Oil on canvas, 14.5 x 11.5 inches/Signed lower left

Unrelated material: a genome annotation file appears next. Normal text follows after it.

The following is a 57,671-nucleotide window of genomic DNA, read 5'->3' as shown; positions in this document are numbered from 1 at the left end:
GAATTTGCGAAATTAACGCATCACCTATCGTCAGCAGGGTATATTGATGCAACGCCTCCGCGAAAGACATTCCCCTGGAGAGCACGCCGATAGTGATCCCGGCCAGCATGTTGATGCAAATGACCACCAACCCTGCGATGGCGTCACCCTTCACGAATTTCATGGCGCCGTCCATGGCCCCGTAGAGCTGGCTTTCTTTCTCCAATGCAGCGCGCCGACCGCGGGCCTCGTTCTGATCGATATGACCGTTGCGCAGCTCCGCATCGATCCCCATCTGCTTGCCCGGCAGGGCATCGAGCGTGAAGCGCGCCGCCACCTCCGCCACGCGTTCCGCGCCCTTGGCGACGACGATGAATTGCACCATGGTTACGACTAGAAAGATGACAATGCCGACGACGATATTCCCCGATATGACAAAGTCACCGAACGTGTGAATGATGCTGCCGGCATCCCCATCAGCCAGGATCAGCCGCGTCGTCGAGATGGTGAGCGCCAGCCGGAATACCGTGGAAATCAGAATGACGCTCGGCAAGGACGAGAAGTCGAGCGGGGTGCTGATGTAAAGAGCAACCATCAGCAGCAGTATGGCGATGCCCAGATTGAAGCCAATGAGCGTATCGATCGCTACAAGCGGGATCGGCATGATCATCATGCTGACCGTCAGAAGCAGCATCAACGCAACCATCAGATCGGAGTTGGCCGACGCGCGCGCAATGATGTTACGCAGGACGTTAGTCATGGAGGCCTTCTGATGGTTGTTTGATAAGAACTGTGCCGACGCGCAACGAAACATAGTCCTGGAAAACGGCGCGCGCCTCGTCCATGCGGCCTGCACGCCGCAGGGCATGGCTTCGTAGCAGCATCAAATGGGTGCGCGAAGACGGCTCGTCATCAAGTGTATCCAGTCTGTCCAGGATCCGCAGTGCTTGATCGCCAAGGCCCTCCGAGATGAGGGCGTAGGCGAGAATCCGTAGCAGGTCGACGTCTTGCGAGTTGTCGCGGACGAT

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Born in Staindrop, County Durham, England, Miller’s first art training was from his father, British artist, Joseph Miller. An early patron provided the means for Miller to London to further his art training. In 1844, Miller along with a sister and two brothers immigrated to the United States and lived in Buffalo, New York before moving to New York City in 1847, where he sold his watercolors through the American Art Union. By 1853 his career was firmly established as the demand for his illustrations was in demand, through the late 1860s, by a number of New York weeklies, such as Gleason's Pictorial Drawing-Room Companion and Frank Leslie's Illustrated Newspaper. Miller made his living primarily through his portraiture and illustration work, but preferred landscape painting, and made sketching trips to the Hudson River Valley, Niagara Falls in New York State and to Virginia for inspiration. Although he worked in the Hudson River Valley he was not a member, nor was his style, of the Hudson River School of landscape painters. In addition to his landscapes he also painted cityscapes, maritime and exquisite still-lifes. An estrangement from his family circa 1867 appears to coincide with his moving his studio from his home on Perry Street to the Dodworth Building on Broadway, and devoting his time to sketching trips. Miller was a member of the Brooklyn Art Association, where he exhibited. He also exhibited at the Woodstock Art Association; National Academy of Design; and the Pennsylvania Academy of the Fine Arts.